Such is the power of compounding. When we are young, we have more time than we do money. A young family that forgoes just one new car in the early years, and instead saves the money that would have gone to the new vehicle and payments, takes a major step forward toward retirement funding.

The first eldership I worked with set aside $5/week and told me it was for retirement. They said I could not have it as salary, but that it had to be invested in a retirement plan. They said they would forward it to another eldership, but they would not give it directly to me. The retirement plan was established, and they put in $5/week during the first year I worked with them, and $10/year the second year. (Incidentally, those amounts were about 3-7% of my salary in those years.) After that, another church put in $10/week for two years. The next church I worked with put in $15/week for four years. When my wife and I purchased our own home, the pay package was restructured and the contributions to my little retirement plan stopped. We have never put in more money, and we have kept the funds separate. You can calculate the amount invested (about $5000), and you can make a close guess at the current balance in that little account after almost 35 years, using the Rule of 72 outlined above.

My wife and I are now at a place in our lives when we can clearly see the power of compounding from the results perspective. We are retiring this year, and we are grateful for the few dollars that we were able to save early on. We are grateful to that eldership that pointed us down the right path. My mother taught us to save at least 10%. We have done that, but could have done more. Through the years, Jan has worked outside the home from time to time. We have generally saved all of her earnings. Our regret now is that we did not save even more, and allow the value of time to multiply our savings.

The most important thing is not how much you make, but how much you keep.

Moving Forward After Easter: Building on the Right Foundations

Tuesday, April 13th, 2010

On the first Sunday of this month (Easter), most Christian churches had their biggest Sunday attendance of the year. No Sunday of the church year surpasses Easter in total attendance. Surveys show that more Christians are in church on Easter than any other Sunday of the year. Not only do most of the church members show up on the same day (!), multitudes of visitors fill our church buildings! Our spirits and hopes are buoyed by what we saw and experienced. We pray that the interest shown is a harbinger of good things to come.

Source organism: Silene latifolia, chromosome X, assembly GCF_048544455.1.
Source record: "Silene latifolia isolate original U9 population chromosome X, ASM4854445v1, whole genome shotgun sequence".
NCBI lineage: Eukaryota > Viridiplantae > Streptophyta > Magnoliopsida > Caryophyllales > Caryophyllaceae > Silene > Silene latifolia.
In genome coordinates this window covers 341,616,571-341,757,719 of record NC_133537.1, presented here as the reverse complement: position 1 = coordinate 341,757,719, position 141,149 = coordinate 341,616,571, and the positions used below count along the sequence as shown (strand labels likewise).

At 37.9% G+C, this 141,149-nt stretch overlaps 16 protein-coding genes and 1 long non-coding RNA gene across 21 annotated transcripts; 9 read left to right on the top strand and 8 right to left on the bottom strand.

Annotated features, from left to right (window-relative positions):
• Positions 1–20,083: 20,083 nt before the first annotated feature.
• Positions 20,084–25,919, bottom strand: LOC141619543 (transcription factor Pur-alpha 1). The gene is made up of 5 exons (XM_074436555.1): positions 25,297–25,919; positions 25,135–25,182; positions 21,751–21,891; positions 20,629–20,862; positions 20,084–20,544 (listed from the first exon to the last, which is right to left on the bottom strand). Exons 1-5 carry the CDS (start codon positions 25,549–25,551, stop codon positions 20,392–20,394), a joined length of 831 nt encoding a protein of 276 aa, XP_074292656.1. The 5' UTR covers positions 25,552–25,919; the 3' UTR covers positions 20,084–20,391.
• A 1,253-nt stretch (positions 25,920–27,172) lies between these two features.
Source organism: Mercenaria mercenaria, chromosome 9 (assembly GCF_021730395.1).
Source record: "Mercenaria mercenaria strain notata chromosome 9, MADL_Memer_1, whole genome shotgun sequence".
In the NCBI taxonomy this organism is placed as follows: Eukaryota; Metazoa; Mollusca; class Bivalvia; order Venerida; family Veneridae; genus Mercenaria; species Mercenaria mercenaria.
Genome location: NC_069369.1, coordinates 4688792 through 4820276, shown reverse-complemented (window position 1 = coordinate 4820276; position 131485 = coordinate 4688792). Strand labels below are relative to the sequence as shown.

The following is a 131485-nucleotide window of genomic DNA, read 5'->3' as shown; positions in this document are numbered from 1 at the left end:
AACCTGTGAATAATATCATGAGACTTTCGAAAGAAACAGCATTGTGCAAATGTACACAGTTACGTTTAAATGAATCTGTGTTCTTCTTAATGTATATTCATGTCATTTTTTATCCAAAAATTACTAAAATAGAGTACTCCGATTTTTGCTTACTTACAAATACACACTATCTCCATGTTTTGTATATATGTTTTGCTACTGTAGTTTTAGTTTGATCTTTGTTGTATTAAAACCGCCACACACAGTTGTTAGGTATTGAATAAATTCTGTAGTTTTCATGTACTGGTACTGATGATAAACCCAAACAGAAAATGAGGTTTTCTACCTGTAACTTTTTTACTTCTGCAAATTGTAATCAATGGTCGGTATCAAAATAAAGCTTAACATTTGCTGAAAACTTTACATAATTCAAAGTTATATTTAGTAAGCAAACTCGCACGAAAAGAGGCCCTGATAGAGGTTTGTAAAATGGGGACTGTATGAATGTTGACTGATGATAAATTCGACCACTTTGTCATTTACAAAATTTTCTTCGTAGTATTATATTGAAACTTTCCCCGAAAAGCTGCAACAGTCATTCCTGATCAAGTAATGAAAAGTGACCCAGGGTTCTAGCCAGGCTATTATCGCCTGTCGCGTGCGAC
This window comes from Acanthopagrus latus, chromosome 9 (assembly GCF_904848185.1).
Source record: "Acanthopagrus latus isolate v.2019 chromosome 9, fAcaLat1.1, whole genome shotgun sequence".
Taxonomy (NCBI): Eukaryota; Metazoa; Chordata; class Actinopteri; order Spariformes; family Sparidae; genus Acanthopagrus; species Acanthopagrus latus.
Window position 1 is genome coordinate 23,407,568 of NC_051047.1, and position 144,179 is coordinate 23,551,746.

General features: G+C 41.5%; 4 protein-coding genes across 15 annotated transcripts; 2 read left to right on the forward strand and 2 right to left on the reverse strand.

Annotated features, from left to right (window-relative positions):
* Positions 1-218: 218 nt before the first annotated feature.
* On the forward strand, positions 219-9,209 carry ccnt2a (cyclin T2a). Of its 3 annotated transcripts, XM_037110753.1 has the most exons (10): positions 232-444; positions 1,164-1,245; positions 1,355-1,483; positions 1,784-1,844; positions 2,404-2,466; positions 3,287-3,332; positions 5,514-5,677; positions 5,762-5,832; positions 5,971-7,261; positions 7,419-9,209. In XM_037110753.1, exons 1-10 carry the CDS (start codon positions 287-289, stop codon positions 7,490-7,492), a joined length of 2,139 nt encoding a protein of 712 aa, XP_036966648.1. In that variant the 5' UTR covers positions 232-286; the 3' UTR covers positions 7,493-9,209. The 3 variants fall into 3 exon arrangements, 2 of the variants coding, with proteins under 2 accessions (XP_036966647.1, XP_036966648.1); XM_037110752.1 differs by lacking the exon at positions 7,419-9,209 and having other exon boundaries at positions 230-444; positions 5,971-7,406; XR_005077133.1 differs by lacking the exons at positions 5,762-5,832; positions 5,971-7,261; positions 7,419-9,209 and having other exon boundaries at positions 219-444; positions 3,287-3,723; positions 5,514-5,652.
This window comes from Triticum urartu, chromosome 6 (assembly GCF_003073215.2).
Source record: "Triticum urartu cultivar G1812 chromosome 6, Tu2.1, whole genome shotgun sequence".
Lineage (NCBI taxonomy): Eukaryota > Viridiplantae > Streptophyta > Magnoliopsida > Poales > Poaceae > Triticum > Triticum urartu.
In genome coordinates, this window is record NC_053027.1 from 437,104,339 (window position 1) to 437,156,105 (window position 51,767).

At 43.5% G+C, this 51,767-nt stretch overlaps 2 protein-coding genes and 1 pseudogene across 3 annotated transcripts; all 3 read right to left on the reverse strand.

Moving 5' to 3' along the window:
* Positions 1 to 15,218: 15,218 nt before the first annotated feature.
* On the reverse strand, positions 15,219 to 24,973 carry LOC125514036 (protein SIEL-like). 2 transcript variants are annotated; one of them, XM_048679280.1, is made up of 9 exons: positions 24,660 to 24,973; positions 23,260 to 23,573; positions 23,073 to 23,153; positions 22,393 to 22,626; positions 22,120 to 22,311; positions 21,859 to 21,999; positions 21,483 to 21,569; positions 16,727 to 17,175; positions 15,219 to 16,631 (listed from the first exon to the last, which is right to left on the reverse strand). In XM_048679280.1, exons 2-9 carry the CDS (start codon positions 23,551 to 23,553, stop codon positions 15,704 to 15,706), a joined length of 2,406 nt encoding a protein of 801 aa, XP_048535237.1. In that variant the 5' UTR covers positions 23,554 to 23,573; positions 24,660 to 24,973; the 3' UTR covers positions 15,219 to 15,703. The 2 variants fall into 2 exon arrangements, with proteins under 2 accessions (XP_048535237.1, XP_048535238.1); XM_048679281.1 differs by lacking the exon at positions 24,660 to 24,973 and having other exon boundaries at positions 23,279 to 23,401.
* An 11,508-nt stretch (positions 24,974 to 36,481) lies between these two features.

How does the church build on the Easter experience? What can we do to keep the momentum? A helpful understanding emerges in a study of the question posed by the Psalmist: “When the foundations are being destroyed, what can the righteous do?” (11:3) This question is easily misunderstood apart from its context. David affirms his dependence on and confidence in God, and urges others to find refuge in God. Refuge in God does not depend on absence from this world—it is not necessary to flee like a bird to the secure places. Security and refuge are possible even in the midst of a troubled, threatening world. The forces around us, bent on assaulting the upright in heart, seek to overwhelm us. One may ask with good reason, “What can the righteous do?” When the evil in our world surges and we can no longer depend upon a moral world order, what shall we do? When evil overcomes good, where shall we turn?

Never fear—God is yet in his holy temple, God is on the throne. The challenge that faces the church is to remember and constantly proclaim that God is on the throne! God is in control. Success down at the church house is not built on numbers, but on God. The church must be built on the foundation of God. The world will do its best to destroy the foundations. The church that fails to recognize the need to build on the foundation of the nature of God and his work and presence in this world will not grow in ways that please God.